The Japanese arm of Enshu (USA) Corp. goes beyond building stand-alone machines and transfer lines; it actually supplies components to manufacturers including Yamaha, Suzuki, and Kawasaki. . .which are, presumably, machined on the equipment that it produces. Which brings us to the JE50S CNC horizontal spindle wing unit that is built without a work table and without guarding because it is built to be integrated by a systems builder into a high-volume system (where it will be integrated with a work table and guarding). So although it could be thought that this machine, which provides a 19.7 x 19.7 x 19.7-in. work cube, would be of interest to the integrators, those who are looking for fast (rapid traverse in all axes is 2,362 ipm), flexible and durable (the mean time between failure rating is 5,000 hours) equipment for their operations may want to take note. The unit is equipped with a gearless, 20-hp AC spindle (BT40 taper) that rotates at up to 12,000 rpm (oversized, oil-mist lubricated ceramic ball bearings have a design life of 40,000 hours). There is a 24-position tool magazine that provides a 3.1-second chip-to-chip change.

Designed for crank and cam bores.

Better Holes
Crankshaft and camshaft bores are both ideal machinable features for the BOA system from Lamb Technicon Machining Systems (Warren, MI), as it provides +/- 5 micron accuracy at depths of 30x the diameter being machined. . .and the bore diameters that can be handled within a 350 mm x 350 mm work zone range from 25 to 75 mm. There are an inverted spindle and feed axis; the toolchanger is mounted directly below the spindle. There is a bar support system that facilitates boring multiple parts or different diameters in the same station. “BOA”? Boring with Optimal Accuracy.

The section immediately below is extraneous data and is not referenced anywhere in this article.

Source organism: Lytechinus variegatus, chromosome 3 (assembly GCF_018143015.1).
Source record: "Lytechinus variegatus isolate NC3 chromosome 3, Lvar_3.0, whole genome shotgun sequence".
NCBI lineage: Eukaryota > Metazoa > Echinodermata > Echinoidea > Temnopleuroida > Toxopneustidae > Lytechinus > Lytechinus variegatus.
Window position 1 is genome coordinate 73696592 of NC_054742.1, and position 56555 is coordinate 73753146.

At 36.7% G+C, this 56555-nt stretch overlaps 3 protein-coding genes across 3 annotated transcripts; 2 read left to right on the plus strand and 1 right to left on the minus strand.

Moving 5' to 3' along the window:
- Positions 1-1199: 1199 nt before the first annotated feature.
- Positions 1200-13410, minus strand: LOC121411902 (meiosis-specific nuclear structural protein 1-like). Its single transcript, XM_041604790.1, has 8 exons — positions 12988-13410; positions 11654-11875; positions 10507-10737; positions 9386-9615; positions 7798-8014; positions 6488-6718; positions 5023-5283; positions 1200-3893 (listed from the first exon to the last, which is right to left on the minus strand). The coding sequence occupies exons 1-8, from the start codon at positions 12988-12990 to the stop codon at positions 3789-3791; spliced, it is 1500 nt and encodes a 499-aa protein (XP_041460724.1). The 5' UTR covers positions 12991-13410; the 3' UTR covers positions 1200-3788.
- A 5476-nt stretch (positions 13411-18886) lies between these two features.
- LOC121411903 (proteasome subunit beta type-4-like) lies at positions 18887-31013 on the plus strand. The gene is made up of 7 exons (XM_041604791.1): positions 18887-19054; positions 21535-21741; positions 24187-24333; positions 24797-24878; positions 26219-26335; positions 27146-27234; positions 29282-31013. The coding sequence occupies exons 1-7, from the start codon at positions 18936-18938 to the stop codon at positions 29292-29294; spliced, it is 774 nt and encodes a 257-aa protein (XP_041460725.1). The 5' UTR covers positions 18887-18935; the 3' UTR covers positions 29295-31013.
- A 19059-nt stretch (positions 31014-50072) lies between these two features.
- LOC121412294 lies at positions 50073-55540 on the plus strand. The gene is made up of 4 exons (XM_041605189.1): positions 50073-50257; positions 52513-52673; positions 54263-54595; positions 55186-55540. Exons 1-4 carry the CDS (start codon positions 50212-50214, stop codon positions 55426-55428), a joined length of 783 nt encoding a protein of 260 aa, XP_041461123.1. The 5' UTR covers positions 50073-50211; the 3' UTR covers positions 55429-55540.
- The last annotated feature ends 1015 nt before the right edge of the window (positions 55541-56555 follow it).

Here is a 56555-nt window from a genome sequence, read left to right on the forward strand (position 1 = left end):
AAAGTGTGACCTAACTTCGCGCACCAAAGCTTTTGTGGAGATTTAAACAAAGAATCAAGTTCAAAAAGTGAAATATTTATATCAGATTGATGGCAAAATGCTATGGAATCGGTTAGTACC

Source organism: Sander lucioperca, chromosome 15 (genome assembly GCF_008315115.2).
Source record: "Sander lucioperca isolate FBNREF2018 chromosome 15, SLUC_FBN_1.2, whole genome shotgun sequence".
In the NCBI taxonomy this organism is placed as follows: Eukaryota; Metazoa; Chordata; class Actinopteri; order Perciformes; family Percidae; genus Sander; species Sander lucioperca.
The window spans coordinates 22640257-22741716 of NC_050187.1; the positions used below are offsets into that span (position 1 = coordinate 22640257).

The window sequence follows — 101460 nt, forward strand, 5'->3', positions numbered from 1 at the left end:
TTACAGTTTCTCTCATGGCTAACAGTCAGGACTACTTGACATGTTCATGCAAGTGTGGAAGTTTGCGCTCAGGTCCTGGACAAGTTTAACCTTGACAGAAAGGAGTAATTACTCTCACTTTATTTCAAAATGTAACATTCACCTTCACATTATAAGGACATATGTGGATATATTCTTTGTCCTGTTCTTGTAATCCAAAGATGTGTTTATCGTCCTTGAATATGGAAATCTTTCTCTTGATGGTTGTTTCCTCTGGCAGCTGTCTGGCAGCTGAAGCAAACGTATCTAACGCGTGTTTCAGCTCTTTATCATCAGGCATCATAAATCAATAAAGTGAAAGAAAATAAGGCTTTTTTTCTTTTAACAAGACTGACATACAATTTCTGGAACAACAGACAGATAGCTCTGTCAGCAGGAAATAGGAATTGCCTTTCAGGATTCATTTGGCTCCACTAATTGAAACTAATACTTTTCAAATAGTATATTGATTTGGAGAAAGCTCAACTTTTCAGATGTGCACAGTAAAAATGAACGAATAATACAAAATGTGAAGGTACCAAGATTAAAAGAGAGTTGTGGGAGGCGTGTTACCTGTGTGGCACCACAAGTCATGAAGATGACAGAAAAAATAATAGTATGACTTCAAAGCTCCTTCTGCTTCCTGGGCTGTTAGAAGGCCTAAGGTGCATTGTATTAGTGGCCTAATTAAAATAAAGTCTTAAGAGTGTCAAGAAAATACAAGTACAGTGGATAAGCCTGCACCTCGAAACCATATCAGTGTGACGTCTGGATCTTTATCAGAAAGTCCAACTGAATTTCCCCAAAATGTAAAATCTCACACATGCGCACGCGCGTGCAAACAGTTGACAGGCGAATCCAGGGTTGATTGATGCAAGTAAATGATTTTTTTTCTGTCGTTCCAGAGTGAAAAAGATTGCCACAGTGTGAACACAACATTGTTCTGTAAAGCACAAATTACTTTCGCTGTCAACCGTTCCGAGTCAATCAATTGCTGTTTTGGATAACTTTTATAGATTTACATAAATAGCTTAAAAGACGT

More than turning.

Beyond Turning
Although Hardinge (Elmira, NY) is known for its turning machines, it also produces a lineup of vertical machining centers. They’ve launched two sets of machines, one grouping that goes under the “high speed” category and the other “high torque.” (In terms of designations, there are the VMC600II (X = 23.62 in.), VMC800II (X = 31.50 in.), and VMC1000II (X = 40.16 in.) three models each; the Y- and Z-axis travels for all models is 20.08 in.) The high-speed units feature a 17.3-hp, 12,000 rpm Vector spindle drive and fast control processing (the controller is a Hardinge/Fanuc 18-MC) and feeds; the high-torque units have 175 ft.-lb. torque via a two-speed geared head, a 17.3-hp, 8,000-rpm Vector spindle drive, and heavy-duty 40-mm ballscrews.

Not the A77E, but it sibling, the A55E.

Blast Off